Living things grow, growing means change. Recent history teaches us a lot about this. The Jesus Movement of the '60s and early '70s introduced a wave of counter cultural nonconformists, iconoclasts, and college students to Jesus Christ. New forms of the faith sprang up like mushrooms. Some faded, some lingered, some exploded in growth preparing the way for the evangelical rise to empire in which Alisa grew up, and some quietly continue their good work to this day.
Today's younger evangelicals may not show up in evangelical churches; they show little interest in helping pay off church mortgages or paying the lawn fertilizer bill of mega churches. They tend to start new ones like Village Vespers in Greenwich Village. They care more about transformation of lives and justice in the world, and they aren't tied to a need for buildings to do it. Relevant magazine, the Veritas Forum, Shane Claiborne, Tim Challies, the neo-Calvinist resurgence, and the continuing vitality of university and college campus ministry, including new ones like Christian Union, all point to new undergrowth coming up and to new, younger minds chewing on vintage truth. Sometimes the young pups (read 20- and 30-somethings) rally around old dogs like Tim Keller at Redeemer Presbyterian Church in New York or Charlie Peacock and Andi Ashworth at Art House America.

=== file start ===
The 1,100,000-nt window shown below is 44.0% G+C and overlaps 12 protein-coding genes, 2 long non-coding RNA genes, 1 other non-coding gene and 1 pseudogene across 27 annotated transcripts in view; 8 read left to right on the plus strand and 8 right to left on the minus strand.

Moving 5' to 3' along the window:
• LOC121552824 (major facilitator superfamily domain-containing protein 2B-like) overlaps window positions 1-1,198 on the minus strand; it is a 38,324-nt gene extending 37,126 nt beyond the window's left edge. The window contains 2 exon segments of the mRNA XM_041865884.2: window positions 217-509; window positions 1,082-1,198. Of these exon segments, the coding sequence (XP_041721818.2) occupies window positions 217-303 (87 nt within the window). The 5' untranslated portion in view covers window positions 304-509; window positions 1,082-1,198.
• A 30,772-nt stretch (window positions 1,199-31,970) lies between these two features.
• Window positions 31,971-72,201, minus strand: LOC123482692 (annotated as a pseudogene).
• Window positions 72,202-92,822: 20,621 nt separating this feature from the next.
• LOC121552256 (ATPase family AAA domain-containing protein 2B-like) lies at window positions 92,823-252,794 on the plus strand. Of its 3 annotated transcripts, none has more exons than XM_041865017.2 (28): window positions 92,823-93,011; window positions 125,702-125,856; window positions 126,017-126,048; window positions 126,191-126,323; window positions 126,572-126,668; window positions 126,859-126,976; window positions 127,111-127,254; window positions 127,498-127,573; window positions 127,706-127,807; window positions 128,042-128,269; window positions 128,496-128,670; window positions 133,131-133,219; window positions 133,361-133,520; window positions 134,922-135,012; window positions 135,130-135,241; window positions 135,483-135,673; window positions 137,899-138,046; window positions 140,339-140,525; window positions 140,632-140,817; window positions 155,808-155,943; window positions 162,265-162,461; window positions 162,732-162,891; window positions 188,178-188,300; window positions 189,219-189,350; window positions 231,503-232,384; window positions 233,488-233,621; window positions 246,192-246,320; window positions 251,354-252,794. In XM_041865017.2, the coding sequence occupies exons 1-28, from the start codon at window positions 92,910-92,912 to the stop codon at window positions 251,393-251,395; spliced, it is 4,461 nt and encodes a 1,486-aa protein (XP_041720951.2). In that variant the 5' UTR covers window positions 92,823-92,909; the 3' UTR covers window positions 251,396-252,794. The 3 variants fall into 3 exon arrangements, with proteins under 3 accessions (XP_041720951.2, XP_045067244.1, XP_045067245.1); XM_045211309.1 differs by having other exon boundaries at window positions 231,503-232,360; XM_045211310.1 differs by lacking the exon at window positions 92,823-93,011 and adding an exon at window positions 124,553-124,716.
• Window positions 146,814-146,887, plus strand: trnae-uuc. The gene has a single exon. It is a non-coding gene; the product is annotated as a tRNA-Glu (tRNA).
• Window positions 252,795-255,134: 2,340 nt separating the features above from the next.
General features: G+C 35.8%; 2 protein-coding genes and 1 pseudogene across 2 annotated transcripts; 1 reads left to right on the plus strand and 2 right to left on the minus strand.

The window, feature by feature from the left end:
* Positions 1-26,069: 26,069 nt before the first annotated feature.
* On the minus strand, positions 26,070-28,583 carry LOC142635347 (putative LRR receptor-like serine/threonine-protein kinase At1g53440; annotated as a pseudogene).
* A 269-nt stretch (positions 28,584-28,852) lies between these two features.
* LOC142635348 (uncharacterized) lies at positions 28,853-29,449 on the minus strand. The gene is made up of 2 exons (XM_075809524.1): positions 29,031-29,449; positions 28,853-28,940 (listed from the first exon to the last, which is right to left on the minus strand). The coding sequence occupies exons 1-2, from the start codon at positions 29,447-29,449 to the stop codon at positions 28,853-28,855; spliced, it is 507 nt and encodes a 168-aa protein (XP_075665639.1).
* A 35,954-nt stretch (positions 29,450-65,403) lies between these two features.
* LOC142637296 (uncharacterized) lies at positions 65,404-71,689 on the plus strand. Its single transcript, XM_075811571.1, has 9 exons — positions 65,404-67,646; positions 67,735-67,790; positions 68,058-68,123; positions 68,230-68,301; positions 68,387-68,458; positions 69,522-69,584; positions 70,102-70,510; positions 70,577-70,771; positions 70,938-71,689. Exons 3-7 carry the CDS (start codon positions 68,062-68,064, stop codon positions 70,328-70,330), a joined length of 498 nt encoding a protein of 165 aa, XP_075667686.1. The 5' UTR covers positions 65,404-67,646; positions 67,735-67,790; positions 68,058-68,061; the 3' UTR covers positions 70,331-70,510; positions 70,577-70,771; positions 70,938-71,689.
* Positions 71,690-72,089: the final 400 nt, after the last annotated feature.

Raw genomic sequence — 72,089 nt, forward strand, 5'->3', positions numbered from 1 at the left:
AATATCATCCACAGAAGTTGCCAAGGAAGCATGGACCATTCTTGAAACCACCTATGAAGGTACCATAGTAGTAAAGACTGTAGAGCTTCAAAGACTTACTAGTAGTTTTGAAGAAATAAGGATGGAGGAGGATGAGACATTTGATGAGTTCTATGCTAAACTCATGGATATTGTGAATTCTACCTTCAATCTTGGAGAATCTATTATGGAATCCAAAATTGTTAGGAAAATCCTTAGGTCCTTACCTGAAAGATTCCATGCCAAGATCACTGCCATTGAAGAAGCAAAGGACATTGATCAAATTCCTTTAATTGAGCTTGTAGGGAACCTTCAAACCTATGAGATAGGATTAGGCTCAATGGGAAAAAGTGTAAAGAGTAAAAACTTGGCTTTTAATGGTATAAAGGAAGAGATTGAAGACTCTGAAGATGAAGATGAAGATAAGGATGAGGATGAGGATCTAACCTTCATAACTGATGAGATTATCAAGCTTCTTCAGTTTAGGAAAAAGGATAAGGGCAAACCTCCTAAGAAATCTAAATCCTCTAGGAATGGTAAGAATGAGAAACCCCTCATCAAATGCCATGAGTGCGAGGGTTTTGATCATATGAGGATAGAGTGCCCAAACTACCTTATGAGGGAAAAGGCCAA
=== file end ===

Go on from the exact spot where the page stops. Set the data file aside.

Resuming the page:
Alisa Harris shares a vulnerable snapshot of where she is today, and in doing so, leaves a road map to spiritually higher ground for others. Let those of us longer in the tooth faith-wise learn both to listen and to speak her language.